As we approach February 26, the first anniversary of the day same-sex marriage began in Chicago, it is interesting to take a look at the history of marriage restrictions in Chicago.
Pre-Statehood (Prior to 1818)
I haven’t researched this period in great detail, as marriage did not seem to be overly regulated. In early Chicago, Native American marriage customs prevailed. These customs were fairly free. Generally whoever and how many people could get married was a matter for the individual and families to decide.
In the pre-statehood days, Chicago was considered part of a variety of jurisdictions. These included France, England, Virginia and the Northwest, Indiana and Illinois Territories. The various territories and states also adopted English common law. Common law is the law as decided by judges (as opposed to laws passed by the Legislature).
Most of these jurisdictions had marriage laws, but according to Andreas' History of Chicago, Chicago was not blessed with its first lawyer until 1805. It is doubtful he would have had law books from all those jurisdictions anyway. So even if there were laws, most likely nobody knew about them. Enforcement probably waited until the 1820s when justices of the peace began to get elected in Chicago.
Below is a historical summary of who you couldn’t marry according to the Illinois Revised Statutes. I am starting in 1819 when the State of Illinois passed its first marriage law. Note that actual enforcement is somewhat complicated. Some types of marriages might be considered valid until voided by a court order. An example might be if both parties were drunk when deciding to get married. Other types of marriage are considered void even without a court order.
Bigamy or plural marriages: Although popular in some parts of the world, plural marriages have been prohibited 1819 to date.
Bigamy had been punishable under Indiana Territorial laws by death. In 1819, Illinois reduced the sentence to “no less than 100 nor more than 1,000 lashes”—also a death sentence. It is doubtful if this was often enforced. One defense was that you didn’t know if the first spouse was still alive. In later years penalties were much reduced.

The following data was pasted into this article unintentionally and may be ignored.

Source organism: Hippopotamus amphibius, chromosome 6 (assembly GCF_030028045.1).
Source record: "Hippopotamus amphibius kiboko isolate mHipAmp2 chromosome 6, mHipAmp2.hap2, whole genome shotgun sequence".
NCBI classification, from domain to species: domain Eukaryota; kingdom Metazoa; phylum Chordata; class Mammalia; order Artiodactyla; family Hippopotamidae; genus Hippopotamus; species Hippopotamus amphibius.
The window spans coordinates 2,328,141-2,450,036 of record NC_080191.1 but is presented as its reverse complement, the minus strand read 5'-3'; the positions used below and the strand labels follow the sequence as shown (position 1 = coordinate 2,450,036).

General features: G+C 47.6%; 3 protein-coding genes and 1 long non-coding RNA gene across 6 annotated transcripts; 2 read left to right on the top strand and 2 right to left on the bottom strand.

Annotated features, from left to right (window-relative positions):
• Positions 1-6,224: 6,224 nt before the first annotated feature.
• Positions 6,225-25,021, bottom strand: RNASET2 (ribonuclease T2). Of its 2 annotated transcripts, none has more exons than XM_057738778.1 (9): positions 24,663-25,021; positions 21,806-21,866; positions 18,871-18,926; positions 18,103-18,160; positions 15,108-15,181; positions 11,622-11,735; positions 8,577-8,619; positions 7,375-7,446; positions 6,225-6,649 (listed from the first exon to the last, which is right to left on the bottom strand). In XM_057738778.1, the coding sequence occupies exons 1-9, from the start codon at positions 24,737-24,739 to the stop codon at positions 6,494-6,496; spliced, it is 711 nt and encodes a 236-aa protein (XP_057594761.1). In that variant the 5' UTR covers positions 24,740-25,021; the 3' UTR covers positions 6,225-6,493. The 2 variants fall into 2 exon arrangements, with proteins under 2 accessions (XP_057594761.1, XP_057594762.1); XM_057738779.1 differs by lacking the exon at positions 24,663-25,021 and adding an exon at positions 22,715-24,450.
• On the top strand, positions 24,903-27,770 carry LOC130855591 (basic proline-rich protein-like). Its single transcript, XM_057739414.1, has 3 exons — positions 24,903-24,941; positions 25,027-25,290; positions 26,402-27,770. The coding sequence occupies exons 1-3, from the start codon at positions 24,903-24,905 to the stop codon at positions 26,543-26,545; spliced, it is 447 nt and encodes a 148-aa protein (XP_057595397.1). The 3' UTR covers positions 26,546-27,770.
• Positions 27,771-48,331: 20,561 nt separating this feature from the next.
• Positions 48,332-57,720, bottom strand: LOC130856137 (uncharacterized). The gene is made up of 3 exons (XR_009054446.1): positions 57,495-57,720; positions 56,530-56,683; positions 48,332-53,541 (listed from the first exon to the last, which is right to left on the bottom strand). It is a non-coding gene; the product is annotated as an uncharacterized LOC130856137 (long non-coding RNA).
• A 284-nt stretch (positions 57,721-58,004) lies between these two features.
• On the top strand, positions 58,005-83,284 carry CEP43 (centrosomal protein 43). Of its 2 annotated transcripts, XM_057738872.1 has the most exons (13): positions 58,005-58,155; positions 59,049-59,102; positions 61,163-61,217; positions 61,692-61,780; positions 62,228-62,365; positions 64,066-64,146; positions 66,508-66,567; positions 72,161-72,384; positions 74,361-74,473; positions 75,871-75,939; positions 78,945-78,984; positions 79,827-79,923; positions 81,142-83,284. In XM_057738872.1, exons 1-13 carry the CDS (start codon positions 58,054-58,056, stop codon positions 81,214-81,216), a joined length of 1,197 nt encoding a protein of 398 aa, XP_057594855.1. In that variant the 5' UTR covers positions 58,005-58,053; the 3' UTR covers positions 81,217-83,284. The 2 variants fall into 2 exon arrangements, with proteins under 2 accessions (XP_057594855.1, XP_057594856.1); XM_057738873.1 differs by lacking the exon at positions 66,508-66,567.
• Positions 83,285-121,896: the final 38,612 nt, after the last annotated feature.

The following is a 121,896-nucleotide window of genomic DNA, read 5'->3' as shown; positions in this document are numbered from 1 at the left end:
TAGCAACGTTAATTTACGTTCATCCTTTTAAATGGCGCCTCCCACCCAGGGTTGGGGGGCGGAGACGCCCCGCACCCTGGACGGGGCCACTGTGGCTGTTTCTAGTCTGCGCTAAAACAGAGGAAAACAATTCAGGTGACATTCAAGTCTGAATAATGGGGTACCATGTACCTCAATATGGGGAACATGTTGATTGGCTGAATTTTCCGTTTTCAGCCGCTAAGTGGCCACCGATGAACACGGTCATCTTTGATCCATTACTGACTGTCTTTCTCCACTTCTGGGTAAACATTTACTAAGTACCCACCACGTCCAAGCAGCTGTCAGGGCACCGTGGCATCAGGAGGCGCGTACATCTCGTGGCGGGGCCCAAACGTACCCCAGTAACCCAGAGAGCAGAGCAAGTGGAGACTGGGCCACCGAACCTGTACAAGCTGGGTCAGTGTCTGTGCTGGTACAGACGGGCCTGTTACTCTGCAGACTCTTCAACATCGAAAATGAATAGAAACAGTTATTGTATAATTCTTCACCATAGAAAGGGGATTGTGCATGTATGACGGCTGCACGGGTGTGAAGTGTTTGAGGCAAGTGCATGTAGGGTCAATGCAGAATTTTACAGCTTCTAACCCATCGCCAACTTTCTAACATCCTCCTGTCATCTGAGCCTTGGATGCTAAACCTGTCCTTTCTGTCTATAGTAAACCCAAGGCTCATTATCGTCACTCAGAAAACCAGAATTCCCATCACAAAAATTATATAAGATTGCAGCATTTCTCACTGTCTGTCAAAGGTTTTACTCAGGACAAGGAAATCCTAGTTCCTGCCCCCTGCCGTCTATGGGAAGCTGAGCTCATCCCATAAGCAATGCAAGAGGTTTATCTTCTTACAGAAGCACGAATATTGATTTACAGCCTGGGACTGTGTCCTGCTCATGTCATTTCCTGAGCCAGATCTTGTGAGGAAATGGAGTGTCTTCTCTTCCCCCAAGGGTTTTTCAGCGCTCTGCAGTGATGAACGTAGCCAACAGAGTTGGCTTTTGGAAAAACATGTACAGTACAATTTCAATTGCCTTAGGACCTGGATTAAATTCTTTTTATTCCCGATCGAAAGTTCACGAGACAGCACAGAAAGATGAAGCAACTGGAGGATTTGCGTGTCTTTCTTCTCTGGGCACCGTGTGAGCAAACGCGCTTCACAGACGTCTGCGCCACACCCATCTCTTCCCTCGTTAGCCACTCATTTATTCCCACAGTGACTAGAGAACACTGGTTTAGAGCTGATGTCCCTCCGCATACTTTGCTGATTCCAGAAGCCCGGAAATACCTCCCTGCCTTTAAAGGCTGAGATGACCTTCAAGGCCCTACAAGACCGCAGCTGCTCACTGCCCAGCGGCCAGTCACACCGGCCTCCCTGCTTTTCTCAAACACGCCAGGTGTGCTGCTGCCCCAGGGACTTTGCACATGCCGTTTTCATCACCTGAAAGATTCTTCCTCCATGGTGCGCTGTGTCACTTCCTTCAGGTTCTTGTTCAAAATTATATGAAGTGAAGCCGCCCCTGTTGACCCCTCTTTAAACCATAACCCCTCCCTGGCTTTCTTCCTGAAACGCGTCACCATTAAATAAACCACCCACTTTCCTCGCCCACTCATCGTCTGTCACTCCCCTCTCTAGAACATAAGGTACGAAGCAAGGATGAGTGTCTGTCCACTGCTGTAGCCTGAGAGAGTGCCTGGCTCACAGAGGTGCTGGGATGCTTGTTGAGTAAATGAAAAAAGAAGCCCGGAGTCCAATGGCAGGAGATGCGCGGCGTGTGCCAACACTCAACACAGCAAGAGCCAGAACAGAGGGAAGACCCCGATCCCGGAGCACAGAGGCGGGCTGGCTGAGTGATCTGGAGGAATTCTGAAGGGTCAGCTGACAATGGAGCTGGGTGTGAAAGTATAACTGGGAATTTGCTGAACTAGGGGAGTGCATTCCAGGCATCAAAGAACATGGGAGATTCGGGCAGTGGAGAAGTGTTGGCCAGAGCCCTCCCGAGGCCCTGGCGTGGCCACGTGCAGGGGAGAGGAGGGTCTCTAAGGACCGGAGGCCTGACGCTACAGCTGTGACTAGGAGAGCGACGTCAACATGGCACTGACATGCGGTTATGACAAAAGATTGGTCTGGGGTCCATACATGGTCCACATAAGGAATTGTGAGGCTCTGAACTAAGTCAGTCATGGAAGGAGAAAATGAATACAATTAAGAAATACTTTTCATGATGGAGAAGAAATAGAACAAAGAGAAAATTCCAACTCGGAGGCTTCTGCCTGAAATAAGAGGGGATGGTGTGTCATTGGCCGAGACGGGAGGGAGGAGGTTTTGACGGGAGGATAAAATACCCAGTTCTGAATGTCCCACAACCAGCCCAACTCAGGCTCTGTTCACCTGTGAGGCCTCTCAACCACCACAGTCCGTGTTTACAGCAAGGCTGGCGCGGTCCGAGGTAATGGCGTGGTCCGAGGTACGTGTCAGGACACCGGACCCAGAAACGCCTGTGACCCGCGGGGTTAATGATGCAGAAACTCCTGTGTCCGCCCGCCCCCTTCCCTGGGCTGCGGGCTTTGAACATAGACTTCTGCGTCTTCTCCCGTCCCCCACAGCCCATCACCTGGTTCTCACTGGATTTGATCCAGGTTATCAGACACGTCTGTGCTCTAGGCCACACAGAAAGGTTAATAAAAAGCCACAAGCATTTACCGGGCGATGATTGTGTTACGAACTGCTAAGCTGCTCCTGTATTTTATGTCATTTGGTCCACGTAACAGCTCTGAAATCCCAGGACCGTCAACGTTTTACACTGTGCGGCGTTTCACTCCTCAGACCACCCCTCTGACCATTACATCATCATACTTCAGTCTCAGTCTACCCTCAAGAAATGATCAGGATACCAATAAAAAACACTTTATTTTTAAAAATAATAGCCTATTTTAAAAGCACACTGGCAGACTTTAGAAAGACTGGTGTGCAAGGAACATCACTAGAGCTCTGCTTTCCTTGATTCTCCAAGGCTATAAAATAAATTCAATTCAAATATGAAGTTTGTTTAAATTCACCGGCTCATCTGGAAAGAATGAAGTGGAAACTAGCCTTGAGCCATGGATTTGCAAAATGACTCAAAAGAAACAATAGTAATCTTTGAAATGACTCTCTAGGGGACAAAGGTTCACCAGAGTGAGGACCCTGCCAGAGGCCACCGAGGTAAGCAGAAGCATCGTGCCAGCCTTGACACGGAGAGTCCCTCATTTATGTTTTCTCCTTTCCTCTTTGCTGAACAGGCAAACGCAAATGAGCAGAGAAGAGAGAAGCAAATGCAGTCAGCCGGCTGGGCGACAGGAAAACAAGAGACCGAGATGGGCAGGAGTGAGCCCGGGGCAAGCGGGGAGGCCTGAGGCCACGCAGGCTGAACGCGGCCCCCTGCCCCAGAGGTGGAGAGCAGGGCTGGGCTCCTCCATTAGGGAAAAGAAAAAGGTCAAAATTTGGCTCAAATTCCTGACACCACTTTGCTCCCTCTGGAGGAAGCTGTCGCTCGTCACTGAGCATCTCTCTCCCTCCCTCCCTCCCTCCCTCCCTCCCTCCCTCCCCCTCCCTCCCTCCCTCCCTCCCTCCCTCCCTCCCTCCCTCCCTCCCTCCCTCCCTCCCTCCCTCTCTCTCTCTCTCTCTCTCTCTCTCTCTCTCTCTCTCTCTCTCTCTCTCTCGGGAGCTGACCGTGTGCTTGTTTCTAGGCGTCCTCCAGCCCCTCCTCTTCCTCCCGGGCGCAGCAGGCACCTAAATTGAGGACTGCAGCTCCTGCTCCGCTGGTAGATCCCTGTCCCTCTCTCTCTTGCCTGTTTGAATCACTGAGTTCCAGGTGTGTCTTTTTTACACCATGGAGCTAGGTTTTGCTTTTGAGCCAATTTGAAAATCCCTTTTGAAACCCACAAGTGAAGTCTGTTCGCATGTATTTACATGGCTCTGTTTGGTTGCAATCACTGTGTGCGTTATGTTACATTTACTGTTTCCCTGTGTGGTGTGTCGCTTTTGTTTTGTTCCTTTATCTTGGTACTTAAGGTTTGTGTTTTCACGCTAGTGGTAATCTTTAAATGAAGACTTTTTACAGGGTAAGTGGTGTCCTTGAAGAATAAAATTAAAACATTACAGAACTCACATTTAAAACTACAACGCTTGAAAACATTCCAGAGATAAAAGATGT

Stolen Brides: Prohibited 1819 to date
Even if your bride was later happy to be married, the marriage is void if you stole her in the first place.
Age of marriage:
- 1819-1974: Males 21 and females 18. With parental consent, 17 for males and 14 for females. Changed to 18 for males and 16 for females in 1905.
- 1974 to date: 18 and over for both sexes, 16 with parental consent, 15 with a court order.
Interracial Marriage: Prohibited 1829-1874
The 1829 Illinois law stated: “No person of color, negro or mulatto shall marry any white person." Laws against interracial marriage were repealed in 1874, never to be resurrected.
Interracial marriage continued to be prohibited in much of the rest of the country until the 1967 U.S. Supreme Court decision in Loving v. Virginia. As an example, The Chicago Daily News Almanac and Yearbook for 1910 shows that 28 states banned interracial marriage. The Arizona Supreme Court even ruled in 1942 that a mixed race person could not marry anybody. In the 1920s, Chicago's Motion Picture Censors' and Reviewers' Manual, unlike censorship boards elsewhere, refused to ban depictions of interracial marriage.
People with Mental Disabilities: Marriage prohibited or limited to some degree 1819-1965.
Prior to 1874 by common law (cases decided by judges). From 1874-1965, by acts of the General Assembly.
Closely related persons: Prohibited/restricted 1819 to date
In 1843 incest was formally defined and prohibited. Marriages prohibited with parents, grandparents, uncles, aunts and siblings.
Bonham v. Badgley, an 1845 Illinois Supreme Court case, found incestuous marriages contrary to God’s law (and common law). However, despite a state law passed in 1843 saying the opposite, a niece married to her uncle was OK with God according to the Illinois Supreme Court.
First Cousins: Prohibited 1887 to date
Although cousin marriage is popular in many parts of the world and legal in about a third of the states, it has been prohibited in Illinois from 1887 to date. First cousins were permitted to marry in 1981, but only if both were over 65. In 1984, this became if both were over 50, or either was sterile. Neither of these exceptions were available to same sex cousins wishing to form a civil union from 2011 to 2014.
Same-Sex Marriage: Became legal in 2014
Previously the law had stated that a marriage was between a male and a female. In 1996, additional language was added to ensure that Illinois would not recognize same-sex marriages from other states. Chicago promptly passed legislation recognizing "Domestic Partners" of city employees. In 2011, Illinois civil unions carrying the same obligations and privileges as marriage were made available to most same-sex partners.
In 2013, the U.S. Supreme Court overturned the federal Defense of Marriage Act in U.S. v. Windsor, setting the stage for same-sex marriage nationwide. Same-sex marriage became available in Chicago on February 26, 2014 as the result of a court decision. The state law authorizing same-sex marriage also took effect in 2014.